Here’s to Their Health
At this time of the hockey season, all 30 NHL teams believe they’ve got a chance to make the playoffs. As the season progresses, some teams’ flaws will be exposed and some of those flaws will prove fatal to any postseason hopes. The one flaw that can afflict all 30 teams without discrimination is health, or lack thereof.
Last season, the Washington Capitals held a respectable 15-10-7 record in mid-December. But they lost defensemen John Erskine, Bryan Muir and Shaone Morrisonn to injury or illness within days of each other. Steve Eminger and Mike Green were both felled by the flu just after Christmas, and the Caps had to turn to Hershey for reinforcements. Jeff Schultz, Lawrence Nycholat, Timo Helbling and Jamie Hunt were all summoned from the Bears in late December.
The Caps didn’t know it at the time of course, but they were already more than halfway to their final win total for the season (28). The Caps went 1-7 during an eight-game stretch and were 9-24-5 over a longer haul, starting with that injury-riddled stretch in December.
Most of us believe that the team has more depth to withstand such on onslaught of injuries this season. But then, lots of teams in the NHL believe the same thing at this stage of the campaign. The best course of action is to stay healthy and let the cards fall where they may.
At the end of last season, I came into possession of a spreadsheet that documents man-games lost to injuries by NHL clubs on a yearly basis dating back to 1998-99. Caps fans will remember that as the season in which Washington set a franchise record for man-games lost to injury at 511, and posting a dismal 31-45-6 record in the process. That figure of 511 has been eclipsed four times since, and as you’d expect, none of those teams made the playoffs either.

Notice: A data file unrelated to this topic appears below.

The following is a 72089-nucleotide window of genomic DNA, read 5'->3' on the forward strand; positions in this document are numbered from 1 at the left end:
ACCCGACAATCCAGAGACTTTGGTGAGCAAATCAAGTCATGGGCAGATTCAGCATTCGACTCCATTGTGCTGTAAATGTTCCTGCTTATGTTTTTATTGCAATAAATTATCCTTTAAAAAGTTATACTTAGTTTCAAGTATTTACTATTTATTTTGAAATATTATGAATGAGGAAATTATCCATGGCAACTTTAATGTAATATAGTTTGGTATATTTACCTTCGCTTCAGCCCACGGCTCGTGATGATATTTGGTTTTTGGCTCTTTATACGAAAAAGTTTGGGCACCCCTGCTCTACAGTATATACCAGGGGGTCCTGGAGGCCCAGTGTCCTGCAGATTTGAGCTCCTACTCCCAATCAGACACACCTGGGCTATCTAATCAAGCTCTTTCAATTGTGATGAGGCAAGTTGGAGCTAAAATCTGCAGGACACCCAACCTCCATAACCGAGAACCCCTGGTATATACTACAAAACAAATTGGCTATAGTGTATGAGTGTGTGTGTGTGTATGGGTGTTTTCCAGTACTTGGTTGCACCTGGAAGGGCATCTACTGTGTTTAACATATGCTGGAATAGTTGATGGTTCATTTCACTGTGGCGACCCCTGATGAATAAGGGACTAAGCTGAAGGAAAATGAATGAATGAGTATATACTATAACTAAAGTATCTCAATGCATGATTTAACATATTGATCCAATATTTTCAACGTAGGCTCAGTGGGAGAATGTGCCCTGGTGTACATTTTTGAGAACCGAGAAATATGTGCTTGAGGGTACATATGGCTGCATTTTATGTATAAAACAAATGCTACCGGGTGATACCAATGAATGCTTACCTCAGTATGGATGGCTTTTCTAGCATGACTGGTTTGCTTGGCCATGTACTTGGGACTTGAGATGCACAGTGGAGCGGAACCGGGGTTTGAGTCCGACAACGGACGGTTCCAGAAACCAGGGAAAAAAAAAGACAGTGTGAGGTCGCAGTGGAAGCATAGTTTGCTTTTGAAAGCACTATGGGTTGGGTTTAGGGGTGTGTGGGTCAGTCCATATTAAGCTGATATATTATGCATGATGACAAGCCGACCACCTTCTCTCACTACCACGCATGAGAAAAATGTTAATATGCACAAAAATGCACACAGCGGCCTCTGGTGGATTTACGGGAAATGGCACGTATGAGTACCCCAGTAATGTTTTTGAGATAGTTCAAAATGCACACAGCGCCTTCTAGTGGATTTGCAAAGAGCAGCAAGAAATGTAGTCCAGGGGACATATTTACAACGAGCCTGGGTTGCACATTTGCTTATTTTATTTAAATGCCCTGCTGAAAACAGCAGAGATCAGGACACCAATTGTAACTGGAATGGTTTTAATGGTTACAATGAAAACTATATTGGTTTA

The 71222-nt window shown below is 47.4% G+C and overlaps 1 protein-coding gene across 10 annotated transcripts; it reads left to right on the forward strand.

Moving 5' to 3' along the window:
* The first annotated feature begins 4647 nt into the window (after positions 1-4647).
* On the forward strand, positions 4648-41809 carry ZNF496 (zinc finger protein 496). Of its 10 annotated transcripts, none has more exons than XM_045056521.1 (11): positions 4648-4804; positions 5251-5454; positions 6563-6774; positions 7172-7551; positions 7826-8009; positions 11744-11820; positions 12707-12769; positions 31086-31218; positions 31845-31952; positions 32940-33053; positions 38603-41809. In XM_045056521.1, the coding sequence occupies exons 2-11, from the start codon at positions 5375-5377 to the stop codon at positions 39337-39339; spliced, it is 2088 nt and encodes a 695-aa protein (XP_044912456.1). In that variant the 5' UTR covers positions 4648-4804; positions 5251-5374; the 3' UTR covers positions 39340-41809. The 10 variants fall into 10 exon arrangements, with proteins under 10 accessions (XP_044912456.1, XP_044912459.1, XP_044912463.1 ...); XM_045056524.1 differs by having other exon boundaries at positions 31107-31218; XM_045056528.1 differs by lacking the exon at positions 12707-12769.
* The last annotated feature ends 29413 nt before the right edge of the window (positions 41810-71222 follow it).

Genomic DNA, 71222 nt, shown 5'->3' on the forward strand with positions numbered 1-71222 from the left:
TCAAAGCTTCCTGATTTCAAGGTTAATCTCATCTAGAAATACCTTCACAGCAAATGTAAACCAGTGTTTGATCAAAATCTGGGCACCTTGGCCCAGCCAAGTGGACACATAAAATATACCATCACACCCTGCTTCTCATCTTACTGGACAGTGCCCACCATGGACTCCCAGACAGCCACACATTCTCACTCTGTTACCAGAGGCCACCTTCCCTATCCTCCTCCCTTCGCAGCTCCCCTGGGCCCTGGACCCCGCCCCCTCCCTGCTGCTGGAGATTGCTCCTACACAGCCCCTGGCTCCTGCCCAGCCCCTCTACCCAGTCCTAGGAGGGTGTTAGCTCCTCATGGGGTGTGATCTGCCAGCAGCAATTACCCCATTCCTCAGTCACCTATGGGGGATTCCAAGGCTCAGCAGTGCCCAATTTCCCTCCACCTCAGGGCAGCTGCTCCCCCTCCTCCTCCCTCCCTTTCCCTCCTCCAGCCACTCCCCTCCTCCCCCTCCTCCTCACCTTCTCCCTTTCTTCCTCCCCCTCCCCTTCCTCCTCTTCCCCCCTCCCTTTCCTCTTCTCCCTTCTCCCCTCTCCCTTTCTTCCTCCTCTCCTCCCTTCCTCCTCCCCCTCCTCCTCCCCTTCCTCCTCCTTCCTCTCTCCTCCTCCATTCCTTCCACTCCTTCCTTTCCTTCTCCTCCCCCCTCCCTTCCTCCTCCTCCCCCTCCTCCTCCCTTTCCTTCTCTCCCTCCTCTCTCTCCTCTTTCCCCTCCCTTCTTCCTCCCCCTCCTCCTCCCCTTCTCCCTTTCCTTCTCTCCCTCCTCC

In fact, during the period covered by the spreadsheet none of the teams that has led the NHL in man-games lost to injury has ever made the playoffs. The most-injury riddled Stanley Cup champion over that time span was the 2005-06 Carolina Hurricanes, which lost 267 man-games to injury, the 11th highest total in the league that season.
Anaheim was 29th in the NHL with 102 man-games lost last season. Ottawa was 30th at just 82. There are your Stanley Cup finalists right there.
The highest single-season total was the 629 man-games lost by the 2003-04 Los Angeles Kings, who posted a remarkably resilient 28-29-16-9 record. The lowest single-season total came during that same 2003-04 season, a mere 34 man-games lost by the Tampa Bay Lightning. The Bolts won the Cup that season.
Washington has fared much better in the injury department since its ill-fated ’98-99 campaign. The 2003-04 Caps lost 331 man-games, the 11th highest total that season. The 2001-02 Caps, an aging bunch, lost 255 games but that figure was seventh highest in the league that season. Washington’s best season injury-wise during the period of the study was 2002-03, when the Caps lost just 111 man games, 29th in the league. That’s also the last season in which the Capitals qualified for the Stanley Cup playoffs.
Overall during the period covered by the study, the Caps are right in the middle of the road. They’ve lost an average of 250 man games to injury per season, 15th among all NHL teams during that span. The league’s least healthy team during that stretch has been the St. Louis Blues with an average of 349 man-games lost per season. The healthiest team has been the New Jersey Devils, with an average of just 134 per campaign.
It’s probably worth noting that the Devils are the only NHL team with multiple Stanley Cup championships in the period covered by the study.